"Doom and Gloom".

Another well attended meeting with 20 members being present.

Nik kicked off with the opening to a short story entitled "Golf Lynx" where early morning golfers make a gruesome find in one of the sand traps. We all await the outcome.

Cynthia's effort was poem (number 1) on the subject "Doom and Gloom". With the title "The Crisis", it gave a humerous point of view from a woman.

Gerry asked for feedback to his cowboy yarn "The Old Ranger" as he feels that he is still learning the craft. Members thought that his story was much better and tighter than some of his others. It was suggested that he could tell more of the backstory through the use of dialogue and that the use of character names could be better employed.

Lisa unusually read a poem (number 2) dealing with "Doom and Gloom". It's title "Miss Haversham Remembered" took us back to our reading of Dickens. This piece was very visual with its dust and cobwebs etc, but with a modern slant.

Jane gave us a poem (number 3) on "Doom etc" but from the viewpoint of one who hates visitors whose sole topics of conversation are painting nothing but misery. This was a rant against some people she knew.

Ann F narrated a piece of nonsense called "No Big Deal". This was like a spoof version of the TV show "Deal or No Deal" and, for those of us who have seen the show, it was extremely lifelike. It was suggested that with a bit of polishing and enlargement this could be sent off to a number of sketch shows who might be interested in it.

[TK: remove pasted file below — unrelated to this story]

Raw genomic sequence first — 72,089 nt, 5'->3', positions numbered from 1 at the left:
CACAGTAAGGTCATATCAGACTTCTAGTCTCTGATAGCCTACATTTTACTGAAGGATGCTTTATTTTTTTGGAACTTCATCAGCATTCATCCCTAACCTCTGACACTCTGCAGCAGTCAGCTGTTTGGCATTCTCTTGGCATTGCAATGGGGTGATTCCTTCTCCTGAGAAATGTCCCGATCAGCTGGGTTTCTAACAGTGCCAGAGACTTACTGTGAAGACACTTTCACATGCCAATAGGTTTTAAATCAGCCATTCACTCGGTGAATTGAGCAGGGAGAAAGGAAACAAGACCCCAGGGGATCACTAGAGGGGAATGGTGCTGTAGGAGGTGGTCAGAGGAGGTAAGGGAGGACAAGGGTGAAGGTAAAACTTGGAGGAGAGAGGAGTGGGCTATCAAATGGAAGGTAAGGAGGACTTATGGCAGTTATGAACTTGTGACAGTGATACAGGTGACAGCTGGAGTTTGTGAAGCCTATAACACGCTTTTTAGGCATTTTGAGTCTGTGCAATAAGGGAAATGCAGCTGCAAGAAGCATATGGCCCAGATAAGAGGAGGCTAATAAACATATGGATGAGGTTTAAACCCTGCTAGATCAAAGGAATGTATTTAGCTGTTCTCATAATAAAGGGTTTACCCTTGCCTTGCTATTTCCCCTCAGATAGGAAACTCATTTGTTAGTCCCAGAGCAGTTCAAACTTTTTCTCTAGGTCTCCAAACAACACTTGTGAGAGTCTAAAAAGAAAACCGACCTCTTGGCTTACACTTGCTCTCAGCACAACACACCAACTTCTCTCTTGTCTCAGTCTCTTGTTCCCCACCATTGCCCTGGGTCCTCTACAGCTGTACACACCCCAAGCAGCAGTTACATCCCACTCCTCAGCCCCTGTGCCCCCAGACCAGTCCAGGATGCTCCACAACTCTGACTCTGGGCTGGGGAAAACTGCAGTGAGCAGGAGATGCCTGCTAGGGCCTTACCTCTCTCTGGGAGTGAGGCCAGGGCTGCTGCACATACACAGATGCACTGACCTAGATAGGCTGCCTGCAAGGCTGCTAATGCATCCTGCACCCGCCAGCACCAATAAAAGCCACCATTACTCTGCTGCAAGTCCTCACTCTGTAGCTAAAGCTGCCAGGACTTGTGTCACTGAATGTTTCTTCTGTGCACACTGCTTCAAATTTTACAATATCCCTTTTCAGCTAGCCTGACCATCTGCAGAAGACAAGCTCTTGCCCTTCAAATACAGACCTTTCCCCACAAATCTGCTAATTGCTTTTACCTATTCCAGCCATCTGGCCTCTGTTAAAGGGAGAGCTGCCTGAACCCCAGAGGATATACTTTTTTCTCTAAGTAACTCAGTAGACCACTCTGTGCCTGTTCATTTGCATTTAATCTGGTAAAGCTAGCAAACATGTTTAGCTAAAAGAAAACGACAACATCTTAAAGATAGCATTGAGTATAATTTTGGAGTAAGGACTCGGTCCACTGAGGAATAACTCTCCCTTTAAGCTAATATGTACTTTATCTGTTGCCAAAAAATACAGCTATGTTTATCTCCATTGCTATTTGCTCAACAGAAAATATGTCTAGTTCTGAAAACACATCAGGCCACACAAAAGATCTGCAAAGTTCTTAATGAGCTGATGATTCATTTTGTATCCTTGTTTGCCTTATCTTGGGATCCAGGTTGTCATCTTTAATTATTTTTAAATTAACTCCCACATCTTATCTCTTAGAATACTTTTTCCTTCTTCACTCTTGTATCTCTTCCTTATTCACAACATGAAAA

Poem (number 4), can you guess on what subject?, was provided by Chris. Now this was full of Doom and gloom but at least had a happy ending!

Mary's poetic rant called "Frilly or Plain" was her marketplace observations on the choice and purchase of knickers. The female view was practicality at all times where the male partner in the relationship suggested something more skimpy and frilly. Guess who won? Has potential for sending out, with an appropriate title - Brief Encounter, maybe.

Ian's piece "The Letter" was the opening for what will be a longer item. Based on "Doom and Gloom", it left the members wondering what the outcome was going to be. This was thought to be a very descriptive piece of writing with good visualisation.

During the break it was agreed that we would buy 3 Xmas Lottery/el Gordo tickets. There was also some discussion on whether we should extend the meeting times and various options were put forward. It was agreed that we should continue with the current arrangements but with the proviso that if we felt we should go on later that this could be an ad hoc arrangement.

Glyn gave us the start of the 4th chapter of his novel on army life and dealt with such subjects as lusting after Brigitte Bardot, breaking wind and trying to please the recruits' officers. This was not neccessarily in that order but was of course up to Glyn's usual high standard.

Brenda completed this week's offerings with another part of Belle's story. This was a new chapter to everyone and various suggestions were made to Brenda including one that the last piece should be omitted from the chapter to leave the reader in suspense and open the next chapter with that information.

Next week it is a HOT PEN day but as well as this Nik is going to provide an insight into the breakthrough novel.


Friday, 20 November 2009


Love it or hate it, the new 'social' web sites bring people closer together. We - the TWC - are now on Facebook and have just received a message from Phil McNulty:

Good to see some photographs and news. Not been able to attend recently as planned. Never mind. Look forward to attending meetings in the future. Best of luck with the writing. Really appreciate updates on comps etc, Nik and Rob. All the best. Phil

The world is truly a smaller place. Sometimes maybe that is good?


Tuesday, 17 November 2009

Picture This

From the archives... Before Douglas went off to the antipodes in 2007, he took these photos of our group.

The above shows Lisa and Nik.